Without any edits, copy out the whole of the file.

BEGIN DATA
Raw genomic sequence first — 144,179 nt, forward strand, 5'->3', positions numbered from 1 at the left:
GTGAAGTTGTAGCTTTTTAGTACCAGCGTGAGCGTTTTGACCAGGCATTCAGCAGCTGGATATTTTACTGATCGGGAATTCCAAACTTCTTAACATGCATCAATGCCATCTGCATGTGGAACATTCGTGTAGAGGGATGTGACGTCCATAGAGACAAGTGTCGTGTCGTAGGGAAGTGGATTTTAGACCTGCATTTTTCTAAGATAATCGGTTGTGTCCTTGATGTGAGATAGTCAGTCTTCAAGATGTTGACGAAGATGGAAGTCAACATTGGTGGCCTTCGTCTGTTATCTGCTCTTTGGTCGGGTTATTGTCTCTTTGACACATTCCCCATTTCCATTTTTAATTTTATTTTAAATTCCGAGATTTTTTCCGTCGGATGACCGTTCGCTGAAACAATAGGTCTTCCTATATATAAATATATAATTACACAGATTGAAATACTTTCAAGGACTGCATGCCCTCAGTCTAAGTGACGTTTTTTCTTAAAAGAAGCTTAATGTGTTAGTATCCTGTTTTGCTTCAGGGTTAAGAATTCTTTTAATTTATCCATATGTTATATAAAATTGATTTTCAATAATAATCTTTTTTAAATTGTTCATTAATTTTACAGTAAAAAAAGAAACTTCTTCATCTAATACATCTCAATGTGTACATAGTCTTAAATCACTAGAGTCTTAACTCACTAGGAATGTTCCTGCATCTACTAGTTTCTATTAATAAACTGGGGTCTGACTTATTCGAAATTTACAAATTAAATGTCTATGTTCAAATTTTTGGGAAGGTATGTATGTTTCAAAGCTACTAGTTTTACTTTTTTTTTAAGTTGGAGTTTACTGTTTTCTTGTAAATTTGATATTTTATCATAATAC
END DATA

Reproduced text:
Raw genomic sequence first — 144,179 nt, forward strand, 5'->3', positions numbered from 1 at the left:
GTGAAGTTGTAGCTTTTTAGTACCAGCGTGAGCGTTTTGACCAGGCATTCAGCAGCTGGATATTTTACTGATCGGGAATTCCAAACTTCTTAACATGCATCAATGCCATCTGCATGTGGAACATTCGTGTAGAGGGATGTGACGTCCATAGAGACAAGTGTCGTGTCGTAGGGAAGTGGATTTTAGACCTGCATTTTTCTAAGATAATCGGTTGTGTCCTTGATGTGAGATAGTCAGTCTTCAAGATGTTGACGAAGATGGAAGTCAACATTGGTGGCCTTCGTCTGTTATCTGCTCTTTGGTCGGGTTATTGTCTCTTTGACACATTCCCCATTTCCATTTTTAATTTTATTTTAAATTCCGAGATTTTTTCCGTCGGATGACCGTTCGCTGAAACAATAGGTCTTCCTATATATAAATATATAATTACACAGATTGAAATACTTTCAAGGACTGCATGCCCTCAGTCTAAGTGACGTTTTTTCTTAAAAGAAGCTTAATGTGTTAGTATCCTGTTTTGCTTCAGGGTTAAGAATTCTTTTAATTTATCCATATGTTATATAAAATTGATTTTCAATAATAATCTTTTTTAAATTGTTCATTAATTTTACAGTAAAAAAAGAAACTTCTTCATCTAATACATCTCAATGTGTACATAGTCTTAAATCACTAGAGTCTTAACTCACTAGGAATGTTCCTGCATCTACTAGTTTCTATTAATAAACTGGGGTCTGACTTATTCGAAATTTACAAATTAAATGTCTATGTTCAAATTTTTGGGAAGGTATGTATGTTTCAAAGCTACTAGTTTTACTTTTTTTTTAAGTTGGAGTTTACTGTTTTCTTGTAAATTTGATATTTTATCATAATAC